Todd Braje, Ph.D. is a Professor of anthropological archaeology specializing in long-term human-environmental interactions, the archaeology of maritime societies, historical ecological approaches to understanding coastal hunter-gatherer-fishers, and the peopling of the New World.
He conducts much of his fieldwork on California’s Northern Channel Islands but also directs historical ecological projects in Baja Mexico, mainland southern California, and the Solomon Islands. Along with numerous academic journal articles detailing the results of his research, Dr. Braje has published two single-authored books and a co-edited volume. His most recent book is titled, Shellfish for the Celestial Empire The Rise and Fall of Commercial Abalone Fishing in California. Dr. Braje also serves as co-editor of the Journal of Island and Coastal Archaeology.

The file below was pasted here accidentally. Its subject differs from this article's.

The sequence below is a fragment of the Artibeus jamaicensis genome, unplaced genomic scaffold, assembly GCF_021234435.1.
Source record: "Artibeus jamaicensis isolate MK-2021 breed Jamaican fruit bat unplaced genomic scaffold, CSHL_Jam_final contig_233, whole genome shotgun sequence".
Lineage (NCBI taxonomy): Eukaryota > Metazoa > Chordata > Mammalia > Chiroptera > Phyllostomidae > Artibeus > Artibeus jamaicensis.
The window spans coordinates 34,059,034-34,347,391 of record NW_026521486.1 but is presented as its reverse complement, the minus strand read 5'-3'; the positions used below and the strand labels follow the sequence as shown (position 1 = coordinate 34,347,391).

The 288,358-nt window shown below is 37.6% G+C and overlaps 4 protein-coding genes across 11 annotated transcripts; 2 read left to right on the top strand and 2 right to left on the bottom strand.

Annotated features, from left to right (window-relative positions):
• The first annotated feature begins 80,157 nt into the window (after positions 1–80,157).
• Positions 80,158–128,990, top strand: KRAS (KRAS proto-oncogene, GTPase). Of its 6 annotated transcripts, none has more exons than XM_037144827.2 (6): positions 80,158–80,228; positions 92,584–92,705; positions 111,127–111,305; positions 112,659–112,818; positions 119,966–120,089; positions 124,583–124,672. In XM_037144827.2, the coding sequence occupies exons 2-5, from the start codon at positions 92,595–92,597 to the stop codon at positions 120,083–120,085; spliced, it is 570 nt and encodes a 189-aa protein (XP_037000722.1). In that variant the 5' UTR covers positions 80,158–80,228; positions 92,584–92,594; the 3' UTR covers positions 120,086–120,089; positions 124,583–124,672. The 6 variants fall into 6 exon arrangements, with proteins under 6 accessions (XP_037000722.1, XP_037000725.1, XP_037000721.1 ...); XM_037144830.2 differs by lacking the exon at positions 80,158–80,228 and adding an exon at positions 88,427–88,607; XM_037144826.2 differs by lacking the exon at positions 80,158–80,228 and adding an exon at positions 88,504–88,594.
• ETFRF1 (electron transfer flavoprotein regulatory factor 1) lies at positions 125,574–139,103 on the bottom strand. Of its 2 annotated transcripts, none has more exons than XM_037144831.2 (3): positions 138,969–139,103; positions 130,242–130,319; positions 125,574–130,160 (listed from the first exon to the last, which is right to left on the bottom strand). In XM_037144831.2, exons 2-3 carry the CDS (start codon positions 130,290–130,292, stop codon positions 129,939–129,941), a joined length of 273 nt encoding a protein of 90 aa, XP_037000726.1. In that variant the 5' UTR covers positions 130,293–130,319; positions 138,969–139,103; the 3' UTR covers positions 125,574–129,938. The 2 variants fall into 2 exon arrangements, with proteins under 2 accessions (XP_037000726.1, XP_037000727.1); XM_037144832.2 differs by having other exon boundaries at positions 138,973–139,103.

Our projects focus on the deep history of maritime migrations and adaptations, human-environmental ecodyamics, and historical ecological approaches to understanding hunter-gatherer-fishers. We maintain field projects in Baja California, mainland coastal California, and the Solomon Islands. The majority of our archaeological field research has been conducted on California’s Northern Channel Islands where we investigate the 13,000 year history of human-environmental interactions and the application of archaeological records to modern fisheries management.